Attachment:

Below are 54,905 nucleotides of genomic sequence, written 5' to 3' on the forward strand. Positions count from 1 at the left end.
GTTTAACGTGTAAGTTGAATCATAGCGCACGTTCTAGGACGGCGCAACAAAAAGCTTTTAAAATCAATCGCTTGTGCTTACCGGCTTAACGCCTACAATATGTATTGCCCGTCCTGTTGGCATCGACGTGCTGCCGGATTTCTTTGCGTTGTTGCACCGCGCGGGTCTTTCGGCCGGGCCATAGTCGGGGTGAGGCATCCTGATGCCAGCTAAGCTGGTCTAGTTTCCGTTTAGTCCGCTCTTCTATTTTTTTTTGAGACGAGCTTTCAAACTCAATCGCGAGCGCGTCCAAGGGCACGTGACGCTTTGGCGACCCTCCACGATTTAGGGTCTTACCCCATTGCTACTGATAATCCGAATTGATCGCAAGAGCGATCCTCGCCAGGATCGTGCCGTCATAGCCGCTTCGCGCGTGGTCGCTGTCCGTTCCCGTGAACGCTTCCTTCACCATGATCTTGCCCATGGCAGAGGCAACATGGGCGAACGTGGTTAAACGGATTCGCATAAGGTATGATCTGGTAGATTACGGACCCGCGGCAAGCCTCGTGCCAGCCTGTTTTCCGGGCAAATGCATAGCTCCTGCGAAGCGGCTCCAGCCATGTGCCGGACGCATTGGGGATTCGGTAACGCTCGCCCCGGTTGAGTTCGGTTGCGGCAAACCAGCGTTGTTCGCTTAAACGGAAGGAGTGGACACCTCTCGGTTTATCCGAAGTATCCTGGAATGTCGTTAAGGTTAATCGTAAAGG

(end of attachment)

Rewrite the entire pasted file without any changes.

Below are 54,905 nucleotides of genomic sequence, written 5' to 3' on the forward strand. Positions count from 1 at the left end.
GTTTAACGTGTAAGTTGAATCATAGCGCACGTTCTAGGACGGCGCAACAAAAAGCTTTTAAAATCAATCGCTTGTGCTTACCGGCTTAACGCCTACAATATGTATTGCCCGTCCTGTTGGCATCGACGTGCTGCCGGATTTCTTTGCGTTGTTGCACCGCGCGGGTCTTTCGGCCGGGCCATAGTCGGGGTGAGGCATCCTGATGCCAGCTAAGCTGGTCTAGTTTCCGTTTAGTCCGCTCTTCTATTTTTTTTTGAGACGAGCTTTCAAACTCAATCGCGAGCGCGTCCAAGGGCACGTGACGCTTTGGCGACCCTCCACGATTTAGGGTCTTACCCCATTGCTACTGATAATCCGAATTGATCGCAAGAGCGATCCTCGCCAGGATCGTGCCGTCATAGCCGCTTCGCGCGTGGTCGCTGTCCGTTCCCGTGAACGCTTCCTTCACCATGATCTTGCCCATGGCAGAGGCAACATGGGCGAACGTGGTTAAACGGATTCGCATAAGGTATGATCTGGTAGATTACGGACCCGCGGCAAGCCTCGTGCCAGCCTGTTTTCCGGGCAAATGCATAGCTCCTGCGAAGCGGCTCCAGCCATGTGCCGGACGCATTGGGGATTCGGTAACGCTCGCCCCGGTTGAGTTCGGTTGCGGCAAACCAGCGTTGTTCGCTTAAACGGAAGGAGTGGACACCTCTCGGTTTATCCGAAGTATCCTGGAATGTCGTTAAGGTTAATCGTAAAGG